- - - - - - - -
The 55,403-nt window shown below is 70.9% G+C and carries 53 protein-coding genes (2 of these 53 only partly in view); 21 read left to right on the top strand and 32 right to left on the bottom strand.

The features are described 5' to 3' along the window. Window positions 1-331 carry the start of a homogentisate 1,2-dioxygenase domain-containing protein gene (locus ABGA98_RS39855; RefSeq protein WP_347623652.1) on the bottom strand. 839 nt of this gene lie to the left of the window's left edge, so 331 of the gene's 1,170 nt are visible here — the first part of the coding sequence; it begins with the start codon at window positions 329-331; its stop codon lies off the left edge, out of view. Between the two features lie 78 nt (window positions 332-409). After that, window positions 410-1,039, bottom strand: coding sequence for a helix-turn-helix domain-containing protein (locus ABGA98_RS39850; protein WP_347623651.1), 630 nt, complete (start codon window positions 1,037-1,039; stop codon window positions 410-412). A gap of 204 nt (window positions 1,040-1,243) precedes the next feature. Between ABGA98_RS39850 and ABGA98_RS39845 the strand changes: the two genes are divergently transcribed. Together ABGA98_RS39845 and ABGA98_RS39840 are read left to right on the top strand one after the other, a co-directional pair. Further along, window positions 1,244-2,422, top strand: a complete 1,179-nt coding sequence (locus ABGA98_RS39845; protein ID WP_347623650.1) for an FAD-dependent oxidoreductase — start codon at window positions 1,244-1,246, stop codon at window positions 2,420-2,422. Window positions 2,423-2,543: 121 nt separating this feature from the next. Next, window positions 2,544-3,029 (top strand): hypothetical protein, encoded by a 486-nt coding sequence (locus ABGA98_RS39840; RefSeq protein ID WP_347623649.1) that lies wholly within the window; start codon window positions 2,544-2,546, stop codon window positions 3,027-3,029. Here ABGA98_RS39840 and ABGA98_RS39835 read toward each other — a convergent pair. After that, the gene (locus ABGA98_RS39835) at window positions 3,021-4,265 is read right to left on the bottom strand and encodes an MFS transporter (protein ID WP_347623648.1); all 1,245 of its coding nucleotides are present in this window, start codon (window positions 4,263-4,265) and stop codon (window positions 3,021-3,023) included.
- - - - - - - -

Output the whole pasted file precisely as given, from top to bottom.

The 55,403-nt window shown below is 70.9% G+C and carries 53 protein-coding genes (2 of these 53 only partly in view); 21 read left to right on the top strand and 32 right to left on the bottom strand.

The features are described 5' to 3' along the window. Window positions 1-331 carry the start of a homogentisate 1,2-dioxygenase domain-containing protein gene (locus ABGA98_RS39855; RefSeq protein WP_347623652.1) on the bottom strand. 839 nt of this gene lie to the left of the window's left edge, so 331 of the gene's 1,170 nt are visible here — the first part of the coding sequence; it begins with the start codon at window positions 329-331; its stop codon lies off the left edge, out of view. Between the two features lie 78 nt (window positions 332-409). After that, window positions 410-1,039, bottom strand: coding sequence for a helix-turn-helix domain-containing protein (locus ABGA98_RS39850; protein WP_347623651.1), 630 nt, complete (start codon window positions 1,037-1,039; stop codon window positions 410-412). A gap of 204 nt (window positions 1,040-1,243) precedes the next feature. Between ABGA98_RS39850 and ABGA98_RS39845 the strand changes: the two genes are divergently transcribed. Together ABGA98_RS39845 and ABGA98_RS39840 are read left to right on the top strand one after the other, a co-directional pair. Further along, window positions 1,244-2,422, top strand: a complete 1,179-nt coding sequence (locus ABGA98_RS39845; protein ID WP_347623650.1) for an FAD-dependent oxidoreductase — start codon at window positions 1,244-1,246, stop codon at window positions 2,420-2,422. Window positions 2,423-2,543: 121 nt separating this feature from the next. Next, window positions 2,544-3,029 (top strand): hypothetical protein, encoded by a 486-nt coding sequence (locus ABGA98_RS39840; RefSeq protein ID WP_347623649.1) that lies wholly within the window; start codon window positions 2,544-2,546, stop codon window positions 3,027-3,029. Here ABGA98_RS39840 and ABGA98_RS39835 read toward each other — a convergent pair. After that, the gene (locus ABGA98_RS39835) at window positions 3,021-4,265 is read right to left on the bottom strand and encodes an MFS transporter (protein ID WP_347623648.1); all 1,245 of its coding nucleotides are present in this window, start codon (window positions 4,263-4,265) and stop codon (window positions 3,021-3,023) included.